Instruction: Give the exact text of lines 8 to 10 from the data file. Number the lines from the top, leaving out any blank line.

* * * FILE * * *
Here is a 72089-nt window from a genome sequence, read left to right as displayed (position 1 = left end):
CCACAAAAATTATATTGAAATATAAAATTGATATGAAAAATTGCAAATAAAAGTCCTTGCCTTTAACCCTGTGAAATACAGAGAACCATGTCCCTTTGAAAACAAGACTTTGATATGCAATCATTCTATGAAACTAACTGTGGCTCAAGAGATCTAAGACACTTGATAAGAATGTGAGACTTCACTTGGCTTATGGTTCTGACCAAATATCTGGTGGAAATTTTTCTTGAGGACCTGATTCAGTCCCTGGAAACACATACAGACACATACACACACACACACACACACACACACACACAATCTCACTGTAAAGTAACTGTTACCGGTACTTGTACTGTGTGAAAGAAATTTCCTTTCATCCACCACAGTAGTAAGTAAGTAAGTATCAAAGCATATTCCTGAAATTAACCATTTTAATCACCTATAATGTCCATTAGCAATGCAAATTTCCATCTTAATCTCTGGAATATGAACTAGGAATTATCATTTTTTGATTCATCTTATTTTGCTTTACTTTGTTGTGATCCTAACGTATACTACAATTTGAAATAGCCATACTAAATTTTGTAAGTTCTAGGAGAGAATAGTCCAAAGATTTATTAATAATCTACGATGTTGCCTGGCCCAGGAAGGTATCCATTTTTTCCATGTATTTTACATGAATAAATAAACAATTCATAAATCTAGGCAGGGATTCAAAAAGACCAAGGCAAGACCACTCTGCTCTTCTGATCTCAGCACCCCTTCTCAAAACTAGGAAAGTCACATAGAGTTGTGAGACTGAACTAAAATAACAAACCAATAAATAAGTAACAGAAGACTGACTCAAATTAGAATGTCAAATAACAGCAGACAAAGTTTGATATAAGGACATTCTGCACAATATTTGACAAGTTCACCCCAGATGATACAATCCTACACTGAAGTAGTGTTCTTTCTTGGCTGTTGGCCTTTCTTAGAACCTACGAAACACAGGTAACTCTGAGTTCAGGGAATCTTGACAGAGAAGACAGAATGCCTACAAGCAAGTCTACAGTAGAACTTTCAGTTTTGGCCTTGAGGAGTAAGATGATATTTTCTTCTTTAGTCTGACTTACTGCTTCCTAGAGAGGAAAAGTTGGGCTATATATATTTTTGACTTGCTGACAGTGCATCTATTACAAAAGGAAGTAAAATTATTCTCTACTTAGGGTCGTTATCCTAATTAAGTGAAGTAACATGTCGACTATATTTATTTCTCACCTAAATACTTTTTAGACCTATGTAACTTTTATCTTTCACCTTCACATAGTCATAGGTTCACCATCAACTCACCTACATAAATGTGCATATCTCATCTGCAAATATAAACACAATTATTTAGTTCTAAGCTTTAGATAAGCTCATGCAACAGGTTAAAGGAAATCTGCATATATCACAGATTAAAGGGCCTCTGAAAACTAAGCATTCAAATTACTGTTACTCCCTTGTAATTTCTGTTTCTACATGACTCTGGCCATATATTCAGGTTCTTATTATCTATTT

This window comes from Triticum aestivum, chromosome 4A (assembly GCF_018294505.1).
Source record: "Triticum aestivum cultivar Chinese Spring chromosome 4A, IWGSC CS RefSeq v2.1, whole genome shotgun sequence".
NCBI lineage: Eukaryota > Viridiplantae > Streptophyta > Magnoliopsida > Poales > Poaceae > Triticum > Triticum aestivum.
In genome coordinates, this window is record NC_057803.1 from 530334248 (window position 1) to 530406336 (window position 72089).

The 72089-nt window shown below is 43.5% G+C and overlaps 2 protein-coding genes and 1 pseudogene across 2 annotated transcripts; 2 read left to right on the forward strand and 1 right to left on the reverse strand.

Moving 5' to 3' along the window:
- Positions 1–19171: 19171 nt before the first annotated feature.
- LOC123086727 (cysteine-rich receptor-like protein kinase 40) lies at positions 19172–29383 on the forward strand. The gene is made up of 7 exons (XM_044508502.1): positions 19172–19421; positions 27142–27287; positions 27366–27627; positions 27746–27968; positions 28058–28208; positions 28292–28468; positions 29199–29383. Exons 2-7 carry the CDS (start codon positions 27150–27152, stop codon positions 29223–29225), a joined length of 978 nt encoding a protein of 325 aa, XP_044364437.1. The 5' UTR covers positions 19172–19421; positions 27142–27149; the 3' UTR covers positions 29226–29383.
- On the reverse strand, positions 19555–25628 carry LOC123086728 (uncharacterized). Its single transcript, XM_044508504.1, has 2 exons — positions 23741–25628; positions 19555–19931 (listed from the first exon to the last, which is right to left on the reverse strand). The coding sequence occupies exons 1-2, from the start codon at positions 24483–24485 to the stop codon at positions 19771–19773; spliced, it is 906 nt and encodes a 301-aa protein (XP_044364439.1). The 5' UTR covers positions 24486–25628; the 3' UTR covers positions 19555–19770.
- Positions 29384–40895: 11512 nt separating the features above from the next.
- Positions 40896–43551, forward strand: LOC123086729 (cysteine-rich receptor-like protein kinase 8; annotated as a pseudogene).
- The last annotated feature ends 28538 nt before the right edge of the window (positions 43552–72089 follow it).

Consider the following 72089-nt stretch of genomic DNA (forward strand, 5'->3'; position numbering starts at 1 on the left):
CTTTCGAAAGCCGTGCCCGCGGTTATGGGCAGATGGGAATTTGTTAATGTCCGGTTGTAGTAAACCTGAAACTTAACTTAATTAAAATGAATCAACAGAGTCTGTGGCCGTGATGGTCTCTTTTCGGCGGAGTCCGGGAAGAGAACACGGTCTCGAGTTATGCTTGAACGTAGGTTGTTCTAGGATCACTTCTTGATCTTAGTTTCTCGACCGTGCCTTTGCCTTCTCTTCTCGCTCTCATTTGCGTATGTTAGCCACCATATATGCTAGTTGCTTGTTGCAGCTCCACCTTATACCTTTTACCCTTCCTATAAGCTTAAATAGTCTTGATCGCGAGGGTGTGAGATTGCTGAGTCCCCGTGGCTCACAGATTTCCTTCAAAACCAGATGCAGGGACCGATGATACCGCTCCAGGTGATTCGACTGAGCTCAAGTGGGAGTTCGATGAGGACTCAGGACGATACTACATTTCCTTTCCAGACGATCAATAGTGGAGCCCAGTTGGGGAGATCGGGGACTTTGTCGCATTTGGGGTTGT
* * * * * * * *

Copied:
Moving 5' to 3' along the window:
- Positions 1–19171: 19171 nt before the first annotated feature.
- LOC123086727 (cysteine-rich receptor-like protein kinase 40) lies at positions 19172–29383 on the forward strand. The gene is made up of 7 exons (XM_044508502.1): positions 19172–19421; positions 27142–27287; positions 27366–27627; positions 27746–27968; positions 28058–28208; positions 28292–28468; positions 29199–29383. Exons 2-7 carry the CDS (start codon positions 27150–27152, stop codon positions 29223–29225), a joined length of 978 nt encoding a protein of 325 aa, XP_044364437.1. The 5' UTR covers positions 19172–19421; positions 27142–27149; the 3' UTR covers positions 29226–29383.